- Joseph P. Hughes & William Lang, 1997. "Recovering Technologies That Account for Generalized Managerial Preferences: An Application to Non-Risks-Neutral Banks," Departmental Working Papers 199521, Rutgers University, Department of Economics.
- Joseph P. Hughes & William W. Lang & Loretta J. Mester, 1995. "Recovering technologies that account for generalized managerial preferences: an application to non-risk neutral banks," Working Papers 95-8, Federal Reserve Bank of Philadelphia.
- Berger, Allen N. & Hunter, William C. & Timme, Stephen G., 1993. "The efficiency of financial institutions: A review and preview of research past, present and future," Journal of Banking & Finance, Elsevier, vol. 17(2-3), pages 221-249, April.
- Jondrow, James & Knox Lovell, C. A. & Materov, Ivan S. & Schmidt, Peter, 1982. "On the estimation of technical inefficiency in the stochastic frontier production function model," Journal of Econometrics, Elsevier, vol. 19(2-3), pages 233-238, August.
- Mester, Loretta J., 1996. "A study of bank efficiency taking into account risk-preferences," Journal of Banking & Finance, Elsevier, vol. 20(6), pages 1025-1045, July.
- Joseph P. Hughes & Loretta J. Mester, 1991.
"A quality and risk-adjusted cost function for banks: evidence on the " too-big-to-fail" doctrine,"
91-21, Federal Reserve Bank of Philadelphia.
- Joseph P. Hughes & Loretta J. Mester, . "A Quality and Risk-Adjusted Cost Function for Banks: Evidence on the "Too-Big-To-Fail" Doctrine," Rodney L. White Center for Financial Research Working Papers 25-92, Wharton School Rodney L. White Center for Financial Research.
- Jalal D. Akhavein & P.A.V.B. Swamy & Stephen B. Taubman, 1995. "A general method of deriving the inefficiencies of banks from a profit function," Proceedings 466, Federal Reserve Bank of Chicago.
- P.A.V.B. Swamy & Jalal D. Akhavein & Stephen B. Taubman, 1994.
"A general method of deriving the efficiencies of banks from a profit function,"
Finance and Economics Discussion Series
94-11, Board of Governors of the Federal Reserve System (U.S.).
- Jalal Akhavein & PVBA Swamy & Stephen Taubman, 1994. "A General Method of Deriving the Efficiencies of Banks from a Profit Function," Center for Financial Institutions Working Papers 94-26, Wharton School Center for Financial Institutions, University of Pennsylvania.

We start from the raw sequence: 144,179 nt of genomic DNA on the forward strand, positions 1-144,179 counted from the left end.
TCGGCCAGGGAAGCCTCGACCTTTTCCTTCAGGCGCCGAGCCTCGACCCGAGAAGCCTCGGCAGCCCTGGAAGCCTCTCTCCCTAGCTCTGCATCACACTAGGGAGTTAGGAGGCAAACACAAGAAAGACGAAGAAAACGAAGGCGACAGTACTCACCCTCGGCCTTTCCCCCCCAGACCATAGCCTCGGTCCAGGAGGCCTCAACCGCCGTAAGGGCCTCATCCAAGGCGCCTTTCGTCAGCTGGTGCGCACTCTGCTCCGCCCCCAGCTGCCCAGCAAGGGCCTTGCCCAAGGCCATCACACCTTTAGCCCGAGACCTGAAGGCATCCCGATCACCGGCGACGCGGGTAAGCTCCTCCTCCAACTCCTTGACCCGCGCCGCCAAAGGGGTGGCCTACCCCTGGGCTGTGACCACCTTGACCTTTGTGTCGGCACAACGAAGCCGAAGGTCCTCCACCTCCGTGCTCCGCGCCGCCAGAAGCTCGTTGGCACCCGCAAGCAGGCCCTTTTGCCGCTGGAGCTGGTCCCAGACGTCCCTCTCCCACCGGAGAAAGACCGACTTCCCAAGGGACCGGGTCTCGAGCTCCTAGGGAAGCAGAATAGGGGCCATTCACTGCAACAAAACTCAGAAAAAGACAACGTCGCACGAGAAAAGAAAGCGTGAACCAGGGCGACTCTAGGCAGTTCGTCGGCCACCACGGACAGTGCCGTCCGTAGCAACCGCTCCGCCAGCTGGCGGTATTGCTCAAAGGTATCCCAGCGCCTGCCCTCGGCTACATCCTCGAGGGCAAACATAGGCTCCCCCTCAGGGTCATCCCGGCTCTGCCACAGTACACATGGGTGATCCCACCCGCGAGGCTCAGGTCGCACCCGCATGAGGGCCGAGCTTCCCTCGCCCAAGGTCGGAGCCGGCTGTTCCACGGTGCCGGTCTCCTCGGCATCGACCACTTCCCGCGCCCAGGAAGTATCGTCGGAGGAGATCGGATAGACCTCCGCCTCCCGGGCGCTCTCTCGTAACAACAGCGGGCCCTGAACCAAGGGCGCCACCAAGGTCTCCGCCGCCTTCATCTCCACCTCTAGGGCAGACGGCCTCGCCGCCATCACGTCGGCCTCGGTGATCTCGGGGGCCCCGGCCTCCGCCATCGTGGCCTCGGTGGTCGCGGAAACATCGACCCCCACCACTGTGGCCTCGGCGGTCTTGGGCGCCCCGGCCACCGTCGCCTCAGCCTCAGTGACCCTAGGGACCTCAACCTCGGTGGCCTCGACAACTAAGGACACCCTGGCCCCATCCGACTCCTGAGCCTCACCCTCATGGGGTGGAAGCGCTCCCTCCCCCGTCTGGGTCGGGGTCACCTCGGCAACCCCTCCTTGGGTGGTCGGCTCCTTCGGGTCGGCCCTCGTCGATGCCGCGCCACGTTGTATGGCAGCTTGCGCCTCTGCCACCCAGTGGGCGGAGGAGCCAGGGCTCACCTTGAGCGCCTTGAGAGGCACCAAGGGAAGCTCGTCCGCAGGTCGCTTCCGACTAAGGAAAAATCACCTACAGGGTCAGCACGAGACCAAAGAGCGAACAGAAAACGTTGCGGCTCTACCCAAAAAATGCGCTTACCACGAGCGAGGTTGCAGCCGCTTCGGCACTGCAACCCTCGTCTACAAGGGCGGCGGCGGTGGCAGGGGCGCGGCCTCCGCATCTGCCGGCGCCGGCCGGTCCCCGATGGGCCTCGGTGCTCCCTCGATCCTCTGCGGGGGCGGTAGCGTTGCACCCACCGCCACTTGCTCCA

- Sealey, Calvin W, Jr & Lindley, James T, 1977. "Inputs, Outputs, and a Theory of Production and Cost at Depository Financial Institutions," Journal of Finance, American Finance Association, vol. 32(4), pages 1251-66, September.
- Waldman, Donald M., 1982. "A stationary point for the stochastic frontier likelihood," Journal of Econometrics, Elsevier, vol. 18(2), pages 275-279, February.
- Hunter, William C & Timme, Stephen G & Yang, Won Keun, 1990. "An Examination of Cost Subadditivity and Multiproduct Production in Large U.S. Banks," Journal of Money, Credit and Banking, Blackwell Publishing, vol. 22(4), pages 504-25, November.
When requesting a correction, please mention this item's handle: RePEc:eee:ejores:v:98:y:1997:i:2:p:230-242. See general information about how to correct material in RePEc.
For technical questions regarding this item, or to correct its authors, title, abstract, bibliographic or download information, contact: (Zhang, Lei)
If you have authored this item and are not yet registered with RePEc, we encourage you to do it here. This allows to link your profile to this item. It also allows you to accept potential citations to this item that we are uncertain about.
If references are entirely missing, you can add them using this form.
If the full references list an item that is present in RePEc, but the system did not link to it, you can help with this form.
If you know of missing items citing this one, you can help us creating those links by adding the relevant references in the same way as above, for each refering item. If you are a registered author of this item, you may also want to check the "citations" tab in your profile, as there may be some citations waiting for confirmation.
Please note that corrections may take a couple of weeks to filter through the various RePEc services.